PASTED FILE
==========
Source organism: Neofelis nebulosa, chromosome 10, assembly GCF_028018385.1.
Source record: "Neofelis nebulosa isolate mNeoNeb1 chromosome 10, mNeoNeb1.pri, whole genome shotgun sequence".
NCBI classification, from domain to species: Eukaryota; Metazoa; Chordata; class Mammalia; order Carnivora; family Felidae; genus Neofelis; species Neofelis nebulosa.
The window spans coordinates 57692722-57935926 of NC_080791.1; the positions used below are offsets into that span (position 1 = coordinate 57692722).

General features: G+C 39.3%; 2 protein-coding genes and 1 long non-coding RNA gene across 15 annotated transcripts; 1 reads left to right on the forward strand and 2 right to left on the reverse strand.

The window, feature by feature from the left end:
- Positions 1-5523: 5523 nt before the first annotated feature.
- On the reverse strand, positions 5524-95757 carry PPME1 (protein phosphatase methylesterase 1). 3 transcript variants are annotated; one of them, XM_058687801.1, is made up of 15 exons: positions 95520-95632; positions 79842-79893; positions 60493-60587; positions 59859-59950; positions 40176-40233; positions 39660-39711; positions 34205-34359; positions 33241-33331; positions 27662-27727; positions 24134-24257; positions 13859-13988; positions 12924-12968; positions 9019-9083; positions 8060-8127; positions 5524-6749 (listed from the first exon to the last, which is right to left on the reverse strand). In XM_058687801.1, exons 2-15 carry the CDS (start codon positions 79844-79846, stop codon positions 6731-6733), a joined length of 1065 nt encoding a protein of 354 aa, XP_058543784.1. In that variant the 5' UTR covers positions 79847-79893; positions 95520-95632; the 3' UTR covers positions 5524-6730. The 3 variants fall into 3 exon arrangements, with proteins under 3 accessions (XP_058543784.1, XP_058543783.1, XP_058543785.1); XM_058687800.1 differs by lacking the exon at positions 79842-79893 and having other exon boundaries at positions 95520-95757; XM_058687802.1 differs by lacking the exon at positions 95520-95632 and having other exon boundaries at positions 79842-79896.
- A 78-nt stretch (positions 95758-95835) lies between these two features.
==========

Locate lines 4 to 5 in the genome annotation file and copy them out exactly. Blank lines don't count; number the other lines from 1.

The window spans coordinates 57692722-57935926 of NC_080791.1; the positions used below are offsets into that span (position 1 = coordinate 57692722).

General features: G+C 39.3%; 2 protein-coding genes and 1 long non-coding RNA gene across 15 annotated transcripts; 1 reads left to right on the forward strand and 2 right to left on the reverse strand.